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Capacitors in magnetic fields?

  1. Oct 1, 2009 #1
    I have been trying to do some research, but the more I search, the more confused I get (praise physics for that one). In anycase, I know that a charge moving through a magnetic field creates a current, so lets say we have an initially charged loop moving through a quasi-uniform magnetic field, if we have two plates extending parallel to the power source, that is if we had some sort of battery in this loop, would they charge up as we run them through the magnetic field? And would this charge be a result of the battery, or the fact that they passed through the field?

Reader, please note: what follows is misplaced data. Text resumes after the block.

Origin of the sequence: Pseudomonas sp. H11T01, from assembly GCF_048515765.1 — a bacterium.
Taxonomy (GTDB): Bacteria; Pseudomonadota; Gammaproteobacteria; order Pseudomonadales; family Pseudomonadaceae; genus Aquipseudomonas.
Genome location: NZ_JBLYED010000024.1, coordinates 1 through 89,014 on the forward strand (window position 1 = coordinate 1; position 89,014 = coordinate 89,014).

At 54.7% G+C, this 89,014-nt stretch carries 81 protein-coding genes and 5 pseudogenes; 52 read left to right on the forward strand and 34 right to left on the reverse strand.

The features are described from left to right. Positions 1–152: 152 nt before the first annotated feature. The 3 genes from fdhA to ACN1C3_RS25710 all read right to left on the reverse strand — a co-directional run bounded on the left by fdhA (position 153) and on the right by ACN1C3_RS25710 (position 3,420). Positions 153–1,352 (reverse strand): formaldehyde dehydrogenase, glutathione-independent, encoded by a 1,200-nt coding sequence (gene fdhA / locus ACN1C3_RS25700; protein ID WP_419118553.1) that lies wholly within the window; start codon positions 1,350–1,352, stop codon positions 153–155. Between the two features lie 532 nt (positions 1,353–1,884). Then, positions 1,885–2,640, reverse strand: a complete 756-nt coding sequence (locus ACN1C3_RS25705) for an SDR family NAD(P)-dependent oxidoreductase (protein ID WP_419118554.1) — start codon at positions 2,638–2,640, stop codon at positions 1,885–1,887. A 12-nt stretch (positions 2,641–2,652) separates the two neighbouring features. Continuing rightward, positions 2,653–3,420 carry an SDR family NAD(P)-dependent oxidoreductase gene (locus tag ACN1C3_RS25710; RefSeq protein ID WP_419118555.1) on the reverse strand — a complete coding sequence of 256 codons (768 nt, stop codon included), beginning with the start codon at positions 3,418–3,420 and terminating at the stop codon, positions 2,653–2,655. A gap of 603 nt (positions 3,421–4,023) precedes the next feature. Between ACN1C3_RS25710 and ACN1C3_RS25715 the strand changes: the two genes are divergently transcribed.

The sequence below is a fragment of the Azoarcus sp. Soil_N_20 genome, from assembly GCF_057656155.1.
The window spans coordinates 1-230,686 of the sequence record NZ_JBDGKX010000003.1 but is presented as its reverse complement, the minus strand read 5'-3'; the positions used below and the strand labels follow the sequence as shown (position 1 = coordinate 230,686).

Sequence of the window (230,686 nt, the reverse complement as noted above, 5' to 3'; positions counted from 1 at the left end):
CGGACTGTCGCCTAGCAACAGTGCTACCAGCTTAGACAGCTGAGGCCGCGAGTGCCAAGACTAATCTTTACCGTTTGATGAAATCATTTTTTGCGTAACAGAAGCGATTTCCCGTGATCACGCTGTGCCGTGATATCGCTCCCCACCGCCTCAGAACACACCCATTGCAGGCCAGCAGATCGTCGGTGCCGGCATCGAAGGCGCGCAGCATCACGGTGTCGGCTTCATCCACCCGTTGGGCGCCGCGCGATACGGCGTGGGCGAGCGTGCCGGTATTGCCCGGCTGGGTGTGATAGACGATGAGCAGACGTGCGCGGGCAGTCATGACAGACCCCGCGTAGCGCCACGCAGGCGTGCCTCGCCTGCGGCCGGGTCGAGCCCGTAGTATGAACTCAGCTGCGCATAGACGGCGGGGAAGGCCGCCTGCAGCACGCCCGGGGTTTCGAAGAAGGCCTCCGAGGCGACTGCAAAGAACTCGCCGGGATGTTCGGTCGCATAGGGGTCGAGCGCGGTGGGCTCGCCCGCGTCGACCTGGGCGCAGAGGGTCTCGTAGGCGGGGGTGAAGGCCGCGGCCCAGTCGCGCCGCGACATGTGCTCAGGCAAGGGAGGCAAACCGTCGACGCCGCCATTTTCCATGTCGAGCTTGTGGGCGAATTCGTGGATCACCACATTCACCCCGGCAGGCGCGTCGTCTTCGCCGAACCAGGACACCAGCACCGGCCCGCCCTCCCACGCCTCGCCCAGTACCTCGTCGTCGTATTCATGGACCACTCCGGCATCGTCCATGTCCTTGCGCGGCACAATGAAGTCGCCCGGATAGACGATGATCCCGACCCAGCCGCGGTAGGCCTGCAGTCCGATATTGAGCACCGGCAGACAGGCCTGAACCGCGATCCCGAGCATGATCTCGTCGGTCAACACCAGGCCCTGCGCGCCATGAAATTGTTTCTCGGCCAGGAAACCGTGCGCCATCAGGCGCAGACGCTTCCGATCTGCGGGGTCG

2. jcsd
  3. Oct 1, 2009 #2
    I am not sure what you mean by charged loop. It is true that currents will be induced in a closed loop of wire, but not in a unifrorm field, unless it is rotated in the field. The Lorentz force can induce voltage in a coil moving in a non-uniform field, but it will not create charge. If you have a shorted loop connected to a battery, it is true that you can induce currents in it, but you will also short out the battery.

    If you put a reverse diode in series with the battery, the induced voltage will charge the battery whenever the induced voltage exceeds the battery voltage. This will not discharge the battery. Recently I had to build eight large ferrite magnets oscillating (triangle wave) at about 500 Hz. For a monitor (because the magnets were silent), in the aperture of each magnet I put four turns of wire in series with a 6-volt bulb, which lit up when the magnet was on.
    Bob S
     
    Last edited: Oct 1, 2009
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